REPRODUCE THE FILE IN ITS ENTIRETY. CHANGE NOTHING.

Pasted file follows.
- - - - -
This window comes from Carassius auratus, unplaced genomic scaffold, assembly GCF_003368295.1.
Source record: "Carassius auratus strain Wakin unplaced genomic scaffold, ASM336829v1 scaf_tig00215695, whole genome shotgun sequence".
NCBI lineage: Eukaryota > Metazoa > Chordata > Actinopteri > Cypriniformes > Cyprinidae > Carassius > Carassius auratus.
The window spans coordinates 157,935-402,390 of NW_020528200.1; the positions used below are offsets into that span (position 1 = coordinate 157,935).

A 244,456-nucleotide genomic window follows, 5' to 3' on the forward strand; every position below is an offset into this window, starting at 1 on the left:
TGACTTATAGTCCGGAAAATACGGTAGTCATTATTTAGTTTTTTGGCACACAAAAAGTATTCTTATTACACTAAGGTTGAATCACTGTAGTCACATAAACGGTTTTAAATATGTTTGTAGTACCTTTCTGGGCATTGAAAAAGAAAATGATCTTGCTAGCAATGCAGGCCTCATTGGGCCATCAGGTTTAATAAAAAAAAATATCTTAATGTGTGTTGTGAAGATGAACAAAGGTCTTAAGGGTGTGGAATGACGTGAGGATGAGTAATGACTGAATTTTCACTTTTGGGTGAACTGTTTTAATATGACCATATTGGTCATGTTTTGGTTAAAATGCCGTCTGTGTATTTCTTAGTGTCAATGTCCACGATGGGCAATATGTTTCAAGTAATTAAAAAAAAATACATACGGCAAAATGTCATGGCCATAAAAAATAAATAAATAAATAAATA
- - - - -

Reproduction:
This window comes from Carassius auratus, unplaced genomic scaffold, assembly GCF_003368295.1.
Source record: "Carassius auratus strain Wakin unplaced genomic scaffold, ASM336829v1 scaf_tig00215695, whole genome shotgun sequence".
NCBI lineage: Eukaryota > Metazoa > Chordata > Actinopteri > Cypriniformes > Cyprinidae > Carassius > Carassius auratus.
The window spans coordinates 157,935-402,390 of NW_020528200.1; the positions used below are offsets into that span (position 1 = coordinate 157,935).

A 244,456-nucleotide genomic window follows, 5' to 3' on the forward strand; every position below is an offset into this window, starting at 1 on the left:
TGACTTATAGTCCGGAAAATACGGTAGTCATTATTTAGTTTTTTGGCACACAAAAAGTATTCTTATTACACTAAGGTTGAATCACTGTAGTCACATAAACGGTTTTAAATATGTTTGTAGTACCTTTCTGGGCATTGAAAAAGAAAATGATCTTGCTAGCAATGCAGGCCTCATTGGGCCATCAGGTTTAATAAAAAAAAATATCTTAATGTGTGTTGTGAAGATGAACAAAGGTCTTAAGGGTGTGGAATGACGTGAGGATGAGTAATGACTGAATTTTCACTTTTGGGTGAACTGTTTTAATATGACCATATTGGTCATGTTTTGGTTAAAATGCCGTCTGTGTATTTCTTAGTGTCAATGTCCACGATGGGCAATATGTTTCAAGTAATTAAAAAAAAATACATACGGCAAAATGTCATGGCCATAAAAAATAAATAAATAAATAAATA